24 July 1950 Cape Canaveral Air Force Station begins operations with the launch of a Bumper rocket.
As weapons development progressed after WWII, “ a site became necessary to develop tactics and techniques for guided missile operations, train personnel, test equipment used to operate the missiles and conduct functional and tactical tests of new guided missiles to determine their effectiveness.
A suitable facility would need to be relatively isolated from centers of population, provide a large expanse of unpopulated area over which missiles could fly and accommodate the installation of several downrange tracking stations. A base for military operational headquarters would also be required.
Although a missile range had been in operation at White Sands, New Mexico since the close of World War II, this range was only 135 miles long and was perilously close to populated areas. It proved to be too short for newer, more powerful missiles and too risky to support more advanced research and development tests.
The dangers of a missile range so close to populated areas would become painfully clear in May, 1947 when a V-2 rocket strayed to the south instead of heading north over the White Sands range. The missile flew directly over El Paso, Texas and eventually crashed into the Tepeyac Cemetery in Juarez, Mexico.”(1)
Three sites were considered, the Aleutian Islands, El Centro/Baja California and the Banana River Naval Station in FL. California was the original choice until “Mexican President Miguel Aleman refused to agree to allow missiles to fly over the Baja region”. The focus turned to Florida, and the British were very willing to allow missiles to fly over the Bahamas and lease land to the U.S. for tracking stations.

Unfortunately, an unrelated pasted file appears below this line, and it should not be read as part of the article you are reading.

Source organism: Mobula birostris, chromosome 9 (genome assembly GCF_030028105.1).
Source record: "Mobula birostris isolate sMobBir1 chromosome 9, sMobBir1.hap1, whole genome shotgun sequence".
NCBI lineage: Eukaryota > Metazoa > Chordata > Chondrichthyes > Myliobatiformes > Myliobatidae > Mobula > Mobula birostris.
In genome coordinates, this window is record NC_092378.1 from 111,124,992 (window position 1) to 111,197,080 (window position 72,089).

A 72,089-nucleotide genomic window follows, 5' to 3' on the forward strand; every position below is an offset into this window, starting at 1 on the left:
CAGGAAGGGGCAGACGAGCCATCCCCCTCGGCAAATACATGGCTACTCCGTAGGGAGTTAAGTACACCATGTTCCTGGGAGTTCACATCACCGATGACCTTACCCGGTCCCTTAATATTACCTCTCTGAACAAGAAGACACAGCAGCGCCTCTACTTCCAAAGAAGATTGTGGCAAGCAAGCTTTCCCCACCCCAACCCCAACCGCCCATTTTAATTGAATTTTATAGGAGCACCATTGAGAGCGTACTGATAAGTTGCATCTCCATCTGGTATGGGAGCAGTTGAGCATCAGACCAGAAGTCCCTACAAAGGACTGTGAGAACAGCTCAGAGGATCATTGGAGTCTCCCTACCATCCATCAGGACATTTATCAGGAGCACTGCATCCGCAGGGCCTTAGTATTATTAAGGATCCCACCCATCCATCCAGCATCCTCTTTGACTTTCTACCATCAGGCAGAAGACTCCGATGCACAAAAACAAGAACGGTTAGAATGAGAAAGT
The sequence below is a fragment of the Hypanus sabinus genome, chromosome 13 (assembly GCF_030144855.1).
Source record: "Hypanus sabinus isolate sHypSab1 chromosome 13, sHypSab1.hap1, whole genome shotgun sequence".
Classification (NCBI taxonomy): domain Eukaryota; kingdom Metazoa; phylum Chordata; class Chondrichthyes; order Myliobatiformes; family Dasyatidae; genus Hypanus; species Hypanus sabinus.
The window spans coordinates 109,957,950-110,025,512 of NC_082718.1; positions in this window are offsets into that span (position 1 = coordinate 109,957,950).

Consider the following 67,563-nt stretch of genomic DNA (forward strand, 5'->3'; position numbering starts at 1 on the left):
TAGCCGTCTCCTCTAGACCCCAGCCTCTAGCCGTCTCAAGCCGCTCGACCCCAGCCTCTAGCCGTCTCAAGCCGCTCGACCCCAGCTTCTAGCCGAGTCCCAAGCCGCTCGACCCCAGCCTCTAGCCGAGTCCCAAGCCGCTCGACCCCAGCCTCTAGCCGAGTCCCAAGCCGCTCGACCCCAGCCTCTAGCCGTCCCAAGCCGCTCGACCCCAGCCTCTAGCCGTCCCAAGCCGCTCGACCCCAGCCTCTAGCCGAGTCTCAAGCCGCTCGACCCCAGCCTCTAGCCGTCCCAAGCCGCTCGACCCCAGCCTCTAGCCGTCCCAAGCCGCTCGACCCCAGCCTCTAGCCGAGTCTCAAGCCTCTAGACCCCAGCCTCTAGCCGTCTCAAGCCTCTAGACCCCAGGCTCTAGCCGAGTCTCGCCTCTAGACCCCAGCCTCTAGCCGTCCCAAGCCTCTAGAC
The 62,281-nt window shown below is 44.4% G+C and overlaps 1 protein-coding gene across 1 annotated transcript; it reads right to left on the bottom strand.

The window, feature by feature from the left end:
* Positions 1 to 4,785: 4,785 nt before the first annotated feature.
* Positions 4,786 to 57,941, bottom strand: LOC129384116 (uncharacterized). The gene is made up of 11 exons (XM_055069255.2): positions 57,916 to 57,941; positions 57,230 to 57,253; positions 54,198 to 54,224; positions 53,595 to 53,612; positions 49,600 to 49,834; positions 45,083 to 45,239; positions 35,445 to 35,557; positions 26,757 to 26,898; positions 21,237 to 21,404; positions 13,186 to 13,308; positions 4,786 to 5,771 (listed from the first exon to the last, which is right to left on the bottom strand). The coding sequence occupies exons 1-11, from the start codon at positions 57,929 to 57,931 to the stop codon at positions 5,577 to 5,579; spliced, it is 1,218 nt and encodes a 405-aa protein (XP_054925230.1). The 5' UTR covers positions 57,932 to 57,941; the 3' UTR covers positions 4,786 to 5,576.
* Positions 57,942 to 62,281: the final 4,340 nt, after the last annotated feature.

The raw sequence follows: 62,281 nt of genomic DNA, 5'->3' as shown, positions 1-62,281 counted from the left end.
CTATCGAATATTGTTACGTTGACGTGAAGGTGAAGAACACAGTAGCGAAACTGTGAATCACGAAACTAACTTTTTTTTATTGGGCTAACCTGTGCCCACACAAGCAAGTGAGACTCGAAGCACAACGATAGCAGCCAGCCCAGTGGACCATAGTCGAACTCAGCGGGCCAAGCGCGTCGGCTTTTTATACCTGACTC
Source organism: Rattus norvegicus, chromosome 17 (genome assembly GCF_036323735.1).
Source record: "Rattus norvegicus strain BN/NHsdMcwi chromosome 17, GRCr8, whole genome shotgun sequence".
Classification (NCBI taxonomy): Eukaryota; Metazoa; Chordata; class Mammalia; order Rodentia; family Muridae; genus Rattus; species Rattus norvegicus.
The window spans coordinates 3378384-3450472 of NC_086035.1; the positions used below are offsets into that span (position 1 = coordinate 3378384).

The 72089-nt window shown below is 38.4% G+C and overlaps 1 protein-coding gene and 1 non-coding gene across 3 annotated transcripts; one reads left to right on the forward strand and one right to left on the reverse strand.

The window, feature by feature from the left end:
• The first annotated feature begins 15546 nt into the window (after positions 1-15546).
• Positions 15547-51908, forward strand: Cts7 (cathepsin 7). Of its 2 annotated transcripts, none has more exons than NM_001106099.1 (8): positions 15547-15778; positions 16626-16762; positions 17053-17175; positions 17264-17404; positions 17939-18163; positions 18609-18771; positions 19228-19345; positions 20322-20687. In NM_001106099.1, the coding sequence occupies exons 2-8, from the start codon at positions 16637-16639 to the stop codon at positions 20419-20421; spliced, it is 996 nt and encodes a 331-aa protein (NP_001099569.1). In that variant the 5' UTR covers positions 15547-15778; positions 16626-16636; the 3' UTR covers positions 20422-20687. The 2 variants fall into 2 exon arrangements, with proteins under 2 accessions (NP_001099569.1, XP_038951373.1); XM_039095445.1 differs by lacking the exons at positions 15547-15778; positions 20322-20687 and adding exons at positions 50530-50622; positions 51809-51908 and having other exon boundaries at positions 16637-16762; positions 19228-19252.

“On May 11, 1949 President Harry S. Truman signed legislation entitled Public Law 60 establishing the Joint Long Range Proving Ground at Cape Canaveral. The Banana River Naval Air Station, which had been transferred from the Navy to the Air Force on September 1, 1948 was renamed the Joint Long Range Proving Ground Base on June 10, 1949.”(1)
Though all the launch pads and buildings were not completed, “the Army scheduled launches of two modified German V-2 rockets for July, 1950. The rockets were called Bumper, and each employed a V-2 rocket as first stage and a Without Any Control (WAC)-Corporal rocket as second stage. The first rocket launch from Cape Canaveral, that of Bumper #8, occurred on July 24, 1950.”(1)